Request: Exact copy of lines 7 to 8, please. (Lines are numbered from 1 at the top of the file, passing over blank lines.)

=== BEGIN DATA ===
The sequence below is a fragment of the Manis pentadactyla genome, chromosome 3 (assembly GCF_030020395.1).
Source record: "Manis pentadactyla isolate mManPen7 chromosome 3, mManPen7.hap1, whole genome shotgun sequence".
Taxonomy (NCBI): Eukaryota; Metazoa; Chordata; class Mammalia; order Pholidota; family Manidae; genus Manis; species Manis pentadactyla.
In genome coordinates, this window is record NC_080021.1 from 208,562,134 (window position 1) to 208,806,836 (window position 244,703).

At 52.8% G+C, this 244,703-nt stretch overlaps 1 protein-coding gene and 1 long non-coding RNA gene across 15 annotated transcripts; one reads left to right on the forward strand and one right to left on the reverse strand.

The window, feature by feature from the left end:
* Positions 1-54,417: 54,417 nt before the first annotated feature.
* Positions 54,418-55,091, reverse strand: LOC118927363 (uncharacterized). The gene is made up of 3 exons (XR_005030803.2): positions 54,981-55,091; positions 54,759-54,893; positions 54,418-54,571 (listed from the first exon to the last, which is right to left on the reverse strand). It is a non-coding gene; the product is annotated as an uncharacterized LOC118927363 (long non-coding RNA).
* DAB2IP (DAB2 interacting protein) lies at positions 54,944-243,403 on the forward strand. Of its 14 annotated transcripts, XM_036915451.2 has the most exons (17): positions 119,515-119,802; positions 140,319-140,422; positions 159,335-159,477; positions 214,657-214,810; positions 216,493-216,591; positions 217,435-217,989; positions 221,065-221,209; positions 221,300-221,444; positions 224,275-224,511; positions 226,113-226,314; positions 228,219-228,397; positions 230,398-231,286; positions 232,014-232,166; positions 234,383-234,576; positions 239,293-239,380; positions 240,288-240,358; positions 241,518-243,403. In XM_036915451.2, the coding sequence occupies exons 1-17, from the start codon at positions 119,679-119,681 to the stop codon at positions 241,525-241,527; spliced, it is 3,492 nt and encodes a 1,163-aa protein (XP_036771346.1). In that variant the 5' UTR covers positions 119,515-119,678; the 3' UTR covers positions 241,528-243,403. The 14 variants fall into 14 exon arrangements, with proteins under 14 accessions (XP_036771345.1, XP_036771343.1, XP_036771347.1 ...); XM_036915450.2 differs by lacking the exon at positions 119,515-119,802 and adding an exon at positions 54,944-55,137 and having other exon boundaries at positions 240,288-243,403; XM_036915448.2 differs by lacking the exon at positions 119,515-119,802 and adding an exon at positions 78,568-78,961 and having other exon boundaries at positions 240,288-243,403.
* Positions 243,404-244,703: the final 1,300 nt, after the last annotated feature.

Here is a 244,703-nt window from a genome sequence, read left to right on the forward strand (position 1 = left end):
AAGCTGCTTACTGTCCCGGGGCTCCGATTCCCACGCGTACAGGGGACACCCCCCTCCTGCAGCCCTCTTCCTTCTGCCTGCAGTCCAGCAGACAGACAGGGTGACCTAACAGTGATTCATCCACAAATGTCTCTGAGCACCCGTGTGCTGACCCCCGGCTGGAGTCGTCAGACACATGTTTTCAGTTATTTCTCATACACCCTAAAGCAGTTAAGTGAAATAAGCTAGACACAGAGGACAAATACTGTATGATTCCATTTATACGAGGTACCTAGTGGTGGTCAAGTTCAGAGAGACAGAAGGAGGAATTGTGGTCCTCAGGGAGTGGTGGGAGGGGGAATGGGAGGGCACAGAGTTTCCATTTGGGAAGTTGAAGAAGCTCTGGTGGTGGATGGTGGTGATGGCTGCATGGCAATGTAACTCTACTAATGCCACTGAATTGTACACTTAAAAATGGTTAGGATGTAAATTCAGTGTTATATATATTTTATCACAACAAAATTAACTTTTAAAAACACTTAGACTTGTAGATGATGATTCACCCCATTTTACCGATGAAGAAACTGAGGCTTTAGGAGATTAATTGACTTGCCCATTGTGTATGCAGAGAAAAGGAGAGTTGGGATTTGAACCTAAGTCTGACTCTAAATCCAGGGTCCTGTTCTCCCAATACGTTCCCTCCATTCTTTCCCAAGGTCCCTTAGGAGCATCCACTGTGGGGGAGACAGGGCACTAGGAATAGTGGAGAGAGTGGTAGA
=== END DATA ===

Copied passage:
* Positions 1-54,417: 54,417 nt before the first annotated feature.
* Positions 54,418-55,091, reverse strand: LOC118927363 (uncharacterized). The gene is made up of 3 exons (XR_005030803.2): positions 54,981-55,091; positions 54,759-54,893; positions 54,418-54,571 (listed from the first exon to the last, which is right to left on the reverse strand). It is a non-coding gene; the product is annotated as an uncharacterized LOC118927363 (long non-coding RNA).